Summer 2004, Preservation & People



PreservatiON MASS Welcomes Mary Lee Storrs, New Chief Development Officer
Mary Lee has fulfilled a 24 year career in the financial services industry utilizing handson product development and management skills to create, communicate, and implement ideas and outreach. She continues her career trend by bringing this broad range of experience to the newly created role of Chief Development Officer at PreservatiON MASS. At a time when retail banking services had been extremely restricted, Mary Lee introduced one of the first discount brokerage businesses to the former Bank of New England’s (BNE) clients and then transitioned this subsidiary into a NASD-regulated environment. Subsequently, she built upon her securities knowledge by developing for BNE’s, then State Street Bank’s, Corporate Trust business an unprecedented bankruptcy fiduciary services offering to distressed companies like Drexel Burnham Lambert, National Gypsum, and Transamerican Natural Gas. Moving to fill yet another service gap, she later developed client support for newly structured securitized financing transactions in Hong Kong, Tokyo, Luxembourg, and London. Additionally over the past 11 years, Mary Lee has brought her perspectives to a variety of non-profit and community based initiatives including co-chair of the Salem Neighborhood Alliance, Economic Restructuring Committee of the Salem Main Streets Program, development project at The Gloucester Adventure, grant research and writing for several local preservation organizations, and mayoral appointment to North River Canal Corridor Development working group. She also has had her own personal preservation projects – Mary Lee is currently living and working in antique house number 3! She welcomes the opportunity with PreservatiON MASS to combine her professional skills and experience with her passions for preservation.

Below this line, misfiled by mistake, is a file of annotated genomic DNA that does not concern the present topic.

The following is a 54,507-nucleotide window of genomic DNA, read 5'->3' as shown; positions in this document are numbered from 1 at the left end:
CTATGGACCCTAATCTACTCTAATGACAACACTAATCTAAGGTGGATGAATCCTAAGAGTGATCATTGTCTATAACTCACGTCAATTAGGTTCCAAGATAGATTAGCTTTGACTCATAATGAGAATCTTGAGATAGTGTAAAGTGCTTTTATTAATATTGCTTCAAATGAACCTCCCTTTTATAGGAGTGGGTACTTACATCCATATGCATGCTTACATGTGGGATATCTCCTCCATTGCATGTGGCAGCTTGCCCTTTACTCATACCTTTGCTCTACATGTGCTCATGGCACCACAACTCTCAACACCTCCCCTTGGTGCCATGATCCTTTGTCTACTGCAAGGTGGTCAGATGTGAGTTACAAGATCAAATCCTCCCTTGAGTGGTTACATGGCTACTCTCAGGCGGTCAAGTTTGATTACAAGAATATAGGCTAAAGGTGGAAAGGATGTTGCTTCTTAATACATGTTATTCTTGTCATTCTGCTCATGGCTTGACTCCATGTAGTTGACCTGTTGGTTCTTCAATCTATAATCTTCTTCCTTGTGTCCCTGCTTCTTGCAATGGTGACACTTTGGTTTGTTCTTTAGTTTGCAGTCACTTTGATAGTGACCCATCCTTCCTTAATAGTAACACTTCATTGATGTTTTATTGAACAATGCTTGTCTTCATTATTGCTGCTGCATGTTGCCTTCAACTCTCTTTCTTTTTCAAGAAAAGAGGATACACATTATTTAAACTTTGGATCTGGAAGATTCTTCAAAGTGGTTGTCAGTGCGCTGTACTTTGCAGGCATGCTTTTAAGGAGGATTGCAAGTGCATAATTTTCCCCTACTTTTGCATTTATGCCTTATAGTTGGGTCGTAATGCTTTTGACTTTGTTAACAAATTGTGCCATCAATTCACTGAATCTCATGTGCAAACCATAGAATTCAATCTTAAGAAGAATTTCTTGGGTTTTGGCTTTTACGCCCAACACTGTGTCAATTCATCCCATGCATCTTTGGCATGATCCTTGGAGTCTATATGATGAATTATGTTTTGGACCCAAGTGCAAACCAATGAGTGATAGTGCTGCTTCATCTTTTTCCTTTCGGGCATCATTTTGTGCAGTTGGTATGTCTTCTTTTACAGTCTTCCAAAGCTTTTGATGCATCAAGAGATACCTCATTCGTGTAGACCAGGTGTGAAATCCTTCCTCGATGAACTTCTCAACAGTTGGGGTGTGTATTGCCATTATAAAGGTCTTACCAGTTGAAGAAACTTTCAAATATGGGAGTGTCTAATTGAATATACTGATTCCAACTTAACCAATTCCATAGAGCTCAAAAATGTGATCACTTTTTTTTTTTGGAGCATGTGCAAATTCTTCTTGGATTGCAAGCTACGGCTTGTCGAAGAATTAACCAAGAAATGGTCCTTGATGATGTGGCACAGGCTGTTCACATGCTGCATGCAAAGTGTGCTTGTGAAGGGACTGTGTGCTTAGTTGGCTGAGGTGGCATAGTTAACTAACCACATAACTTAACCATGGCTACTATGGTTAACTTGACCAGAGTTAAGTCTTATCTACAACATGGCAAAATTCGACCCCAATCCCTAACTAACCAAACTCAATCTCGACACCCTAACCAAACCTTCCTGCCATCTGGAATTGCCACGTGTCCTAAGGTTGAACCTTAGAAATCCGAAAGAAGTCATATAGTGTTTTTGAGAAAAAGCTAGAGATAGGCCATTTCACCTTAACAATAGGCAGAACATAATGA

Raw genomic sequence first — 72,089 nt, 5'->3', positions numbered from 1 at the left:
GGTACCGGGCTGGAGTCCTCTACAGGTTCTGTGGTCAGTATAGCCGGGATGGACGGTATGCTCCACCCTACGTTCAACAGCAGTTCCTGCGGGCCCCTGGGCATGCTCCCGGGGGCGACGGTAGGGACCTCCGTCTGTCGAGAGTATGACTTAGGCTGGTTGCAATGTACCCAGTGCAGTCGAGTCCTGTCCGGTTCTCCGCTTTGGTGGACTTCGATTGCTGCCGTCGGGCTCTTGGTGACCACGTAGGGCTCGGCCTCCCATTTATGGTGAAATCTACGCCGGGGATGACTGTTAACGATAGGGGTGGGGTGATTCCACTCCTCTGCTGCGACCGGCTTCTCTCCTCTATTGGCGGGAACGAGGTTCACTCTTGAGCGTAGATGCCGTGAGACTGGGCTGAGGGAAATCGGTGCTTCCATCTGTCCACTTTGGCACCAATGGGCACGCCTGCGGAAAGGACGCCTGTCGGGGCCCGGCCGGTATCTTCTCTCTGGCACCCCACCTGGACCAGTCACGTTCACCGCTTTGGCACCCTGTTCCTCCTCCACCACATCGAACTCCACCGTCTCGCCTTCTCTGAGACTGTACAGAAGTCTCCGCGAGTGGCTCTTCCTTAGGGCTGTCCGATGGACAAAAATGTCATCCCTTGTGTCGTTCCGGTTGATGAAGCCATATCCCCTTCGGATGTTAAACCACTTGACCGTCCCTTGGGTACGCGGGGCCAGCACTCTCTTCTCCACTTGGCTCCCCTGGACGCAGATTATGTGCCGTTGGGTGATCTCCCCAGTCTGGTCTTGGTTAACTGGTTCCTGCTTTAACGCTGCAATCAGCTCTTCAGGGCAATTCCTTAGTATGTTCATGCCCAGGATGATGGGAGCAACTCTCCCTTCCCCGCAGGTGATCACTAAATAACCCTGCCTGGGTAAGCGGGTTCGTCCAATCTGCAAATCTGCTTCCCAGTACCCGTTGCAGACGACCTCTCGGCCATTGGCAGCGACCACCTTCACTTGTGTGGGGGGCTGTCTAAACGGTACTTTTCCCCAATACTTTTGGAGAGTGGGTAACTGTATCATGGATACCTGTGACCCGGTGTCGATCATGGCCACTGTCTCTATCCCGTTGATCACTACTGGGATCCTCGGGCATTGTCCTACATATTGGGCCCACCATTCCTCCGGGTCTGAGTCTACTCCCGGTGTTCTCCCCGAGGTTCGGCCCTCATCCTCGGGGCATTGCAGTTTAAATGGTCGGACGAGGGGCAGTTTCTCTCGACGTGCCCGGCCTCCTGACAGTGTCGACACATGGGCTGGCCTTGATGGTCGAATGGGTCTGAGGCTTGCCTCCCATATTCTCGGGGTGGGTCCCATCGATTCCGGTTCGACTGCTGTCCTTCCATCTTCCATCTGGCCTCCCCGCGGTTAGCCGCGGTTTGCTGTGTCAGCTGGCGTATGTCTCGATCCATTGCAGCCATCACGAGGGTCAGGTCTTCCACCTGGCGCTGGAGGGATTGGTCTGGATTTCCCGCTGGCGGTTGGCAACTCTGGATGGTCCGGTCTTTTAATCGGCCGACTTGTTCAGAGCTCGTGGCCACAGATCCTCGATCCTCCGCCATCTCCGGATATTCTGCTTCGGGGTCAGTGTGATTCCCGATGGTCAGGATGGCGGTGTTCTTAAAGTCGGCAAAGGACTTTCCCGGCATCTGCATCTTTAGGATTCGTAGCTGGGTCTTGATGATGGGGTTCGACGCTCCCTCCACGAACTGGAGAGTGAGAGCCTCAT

Got Barns?

The barn. A post and beam or wood framed structure that has grown and rambled in its usage across time. An idyllic image set
upon a vast field is quintessential New England scenery to many people and postcards. Yet many of these essential farm outbuildings are falling off the 21st century radar screen. As agriculture needs and development rapidly changes the physical face of the commonwealth, many barns are threatened. Whether neglect, development or social changes, barns across Massachusetts face an uncertain future. The Task Force. Under the auspices of PreservatiON MASS, the Massachusetts Barn Preservation Task Force seeks to herald the plight of these cultural and historical icons. A non-profit alliance, the Task Force is dedicated to the preservation of Mass. Historic barns and outbuildings in their agricultural settings. The first heraldic effort of the Task
Preservation & People, Summer 2004